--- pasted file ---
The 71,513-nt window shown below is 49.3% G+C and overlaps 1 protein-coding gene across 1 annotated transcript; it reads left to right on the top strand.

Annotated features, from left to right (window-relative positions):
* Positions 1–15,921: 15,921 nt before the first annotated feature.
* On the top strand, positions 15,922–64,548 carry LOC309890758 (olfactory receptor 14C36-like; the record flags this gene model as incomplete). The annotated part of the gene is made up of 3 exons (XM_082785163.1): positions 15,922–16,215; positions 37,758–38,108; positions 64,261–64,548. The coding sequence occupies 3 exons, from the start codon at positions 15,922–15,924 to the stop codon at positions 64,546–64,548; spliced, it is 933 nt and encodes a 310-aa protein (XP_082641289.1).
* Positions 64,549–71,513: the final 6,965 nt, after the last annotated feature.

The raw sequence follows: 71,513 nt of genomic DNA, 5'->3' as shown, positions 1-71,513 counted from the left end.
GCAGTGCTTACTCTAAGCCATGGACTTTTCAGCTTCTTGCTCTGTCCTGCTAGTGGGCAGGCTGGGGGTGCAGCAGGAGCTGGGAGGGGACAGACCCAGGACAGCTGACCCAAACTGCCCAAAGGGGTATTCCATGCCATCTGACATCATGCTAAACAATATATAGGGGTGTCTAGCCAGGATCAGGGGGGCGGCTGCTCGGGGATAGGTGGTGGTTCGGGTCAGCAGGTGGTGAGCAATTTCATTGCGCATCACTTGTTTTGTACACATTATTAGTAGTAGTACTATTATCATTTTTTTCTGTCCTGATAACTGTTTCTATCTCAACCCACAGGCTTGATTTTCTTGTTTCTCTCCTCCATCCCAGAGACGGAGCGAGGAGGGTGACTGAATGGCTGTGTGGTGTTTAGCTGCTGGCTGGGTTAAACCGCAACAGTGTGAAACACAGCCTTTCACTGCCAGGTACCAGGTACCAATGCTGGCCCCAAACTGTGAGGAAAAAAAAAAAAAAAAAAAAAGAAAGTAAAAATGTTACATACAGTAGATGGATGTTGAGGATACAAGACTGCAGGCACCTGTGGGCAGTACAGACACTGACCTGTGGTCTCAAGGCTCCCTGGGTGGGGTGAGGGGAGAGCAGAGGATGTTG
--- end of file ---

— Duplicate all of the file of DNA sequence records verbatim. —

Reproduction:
The 71,513-nt window shown below is 49.3% G+C and overlaps 1 protein-coding gene across 1 annotated transcript; it reads left to right on the top strand.

Annotated features, from left to right (window-relative positions):
* Positions 1–15,921: 15,921 nt before the first annotated feature.
* On the top strand, positions 15,922–64,548 carry LOC309890758 (olfactory receptor 14C36-like; the record flags this gene model as incomplete). The annotated part of the gene is made up of 3 exons (XM_082785163.1): positions 15,922–16,215; positions 37,758–38,108; positions 64,261–64,548. The coding sequence occupies 3 exons, from the start codon at positions 15,922–15,924 to the stop codon at positions 64,546–64,548; spliced, it is 933 nt and encodes a 310-aa protein (XP_082641289.1).
* Positions 64,549–71,513: the final 6,965 nt, after the last annotated feature.

The raw sequence follows: 71,513 nt of genomic DNA, 5'->3' as shown, positions 1-71,513 counted from the left end.
GCAGTGCTTACTCTAAGCCATGGACTTTTCAGCTTCTTGCTCTGTCCTGCTAGTGGGCAGGCTGGGGGTGCAGCAGGAGCTGGGAGGGGACAGACCCAGGACAGCTGACCCAAACTGCCCAAAGGGGTATTCCATGCCATCTGACATCATGCTAAACAATATATAGGGGTGTCTAGCCAGGATCAGGGGGGCGGCTGCTCGGGGATAGGTGGTGGTTCGGGTCAGCAGGTGGTGAGCAATTTCATTGCGCATCACTTGTTTTGTACACATTATTAGTAGTAGTACTATTATCATTTTTTTCTGTCCTGATAACTGTTTCTATCTCAACCCACAGGCTTGATTTTCTTGTTTCTCTCCTCCATCCCAGAGACGGAGCGAGGAGGGTGACTGAATGGCTGTGTGGTGTTTAGCTGCTGGCTGGGTTAAACCGCAACAGTGTGAAACACAGCCTTTCACTGCCAGGTACCAGGTACCAATGCTGGCCCCAAACTGTGAGGAAAAAAAAAAAAAAAAAAAAAGAAAGTAAAAATGTTACATACAGTAGATGGATGTTGAGGATACAAGACTGCAGGCACCTGTGGGCAGTACAGACACTGACCTGTGGTCTCAAGGCTCCCTGGGTGGGGTGAGGGGAGAGCAGAGGATGTTG